September 8, 2006
Faculty and staff honors Ray Kavanaugh, professor and head of the Department of Hospitality and Tourism Management in the School of Consumer and Family Sciences, received the Champion of Education Award in July at the annual conference of the International Council of Hotel, Restaurant and Institutional Education (I-CHRIE) in Crystal City, Va. The award is given by the I-CHRIE board of directors to honor a corporation or individual who has made a longstanding commitment to special initiatives that advance the I-CHRIE mission. In 2004, Kavanaugh received the Howard B. Meek Award from I-CHRIE. The Meek Award is the highest individual recognition an I-CHRIE member can receive. It honors lifetime contribution and outstanding service to hospitality education.
Song No, an assistant professor of Spanish in the Department of Foreign Languages and Literatures, received an Academic Recognition Award from the National University of San Marcos in Lima, Peru. The award recognizes his work about the 20th-century Chinese Peruvian philosopher Pedro Zulen. No is an expert in Latin American colonial literature.
Kevin B. Anderson, associate professor of political science, and Janet Afary, associate professor of history and women's studies, received the Latifeh Yarshater Book Award for "Foucault and the Iranian Revolution" (University of Chicago Press, 2005). The award is given by the Persian Heritage Foundation to honor the memory of Yarshater and her lifelong dedication to the improvement of Iranian women's human rights. Anderson and Afary's book is the first major study of the philosopher Foucault in relation to the Islamic revolution and women's human rights in Iran. The award was presented in August at the International Association of Iranian Studies meeting in London.
Susan Curtis, professor of history and director of the College of Liberal Arts' Office of Interdisciplinary Studies, has been named associate dean for Interdisciplinary Programs and Engagement. Curtis will continue to support the college's 13 interdisciplinary programs, administer periodic program reviews and explore new interdisciplinary initiatives inside and outside of Liberal Arts. Her responsibilities in engagement will be to work with departments, faculty and students to conceive and implement a focused engagement strategy for the college. The appointment was effective Aug. 14.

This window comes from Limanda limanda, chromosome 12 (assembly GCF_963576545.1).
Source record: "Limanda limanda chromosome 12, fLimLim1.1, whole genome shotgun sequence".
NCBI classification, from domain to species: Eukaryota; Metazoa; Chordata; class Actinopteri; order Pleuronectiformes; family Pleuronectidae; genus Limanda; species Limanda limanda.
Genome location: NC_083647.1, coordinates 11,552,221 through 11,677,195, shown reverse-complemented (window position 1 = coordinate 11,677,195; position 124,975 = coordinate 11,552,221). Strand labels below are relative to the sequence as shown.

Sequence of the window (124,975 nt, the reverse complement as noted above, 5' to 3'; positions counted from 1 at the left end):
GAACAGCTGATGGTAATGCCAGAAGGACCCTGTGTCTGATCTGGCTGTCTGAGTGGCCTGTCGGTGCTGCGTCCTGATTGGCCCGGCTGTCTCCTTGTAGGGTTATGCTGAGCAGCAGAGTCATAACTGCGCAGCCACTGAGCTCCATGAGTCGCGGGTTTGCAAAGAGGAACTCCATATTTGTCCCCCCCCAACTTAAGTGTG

Mara H. Wasburn, an associate professor of organizational leadership in the College of Technology, has been appointed to the advisory board of the CalWomenTech Project. The purpose of the project is to increase the number of women in science, technology, engineering and math. The project is sponsored by the Institute for Women in Technology, Trades and Science based in Los Angeles and is underwritten by a $2 million National Science Foundation grant. Wasburn was also recently elected to a five-year board position as program chair for the Women in Engineering division of the American Society for Engineering Education.
Ernest R. Blatchley III, a professor of environmental engineering in the School of Civil Engineering, has been named a board-certified environmental engineer by the American Academy of Environmental Engineers. To receive the designation, Blatchley met the standard prerequisites for specialty certification and passed written and oral examinations and reviews by an admission panel.
Ronald Andres, professor emeritus of chemical engineering, has received the 2006 American Institute of Chemical Engineers Nanoscale Science & Engineering Forum Award. The award was given for the first time last year, and Andres is the first academic professional to receive it. He received the honor "for leadership and pioneering innovation in the production, utilization and fundamental understanding of the mechanical, electronic and magnetic properties of nanoparticles and nanoparticle arrays."
Venkat Venkatasubramanian, professor of chemical engineering, is the 2006 winner of the Norris Shreve Award for Outstanding Undergraduate Teaching in Chemical Engineering. He also received the award in 1993 and 2004.
Nine faculty members from the College of Technology were recognized by Provost Sally Mason at the annual Seeds of Success awards luncheon held Sept. 8. Seeds of Success, which is sponsored by the vice president for research, awards faculty each year from across the university who are principal investigators or co-principal investigators of large multidisciplinary awards. The following College of Technology faculty members were honored: Melissa Dark, computer and information technology; R. Mark French, mechanical engineering technology; Michael Kane, computer and information technology; Mileta Tomovic, mechanical engineering technology; Bradley Harriger, mechanical engineering technology; Nathan Hartman, computer graphics technology; Craig Miller, computer graphics technology; Lisa Ncube, organizational leadership and supervision; and Cynthia Tomovic, organizational leadership and supervision.
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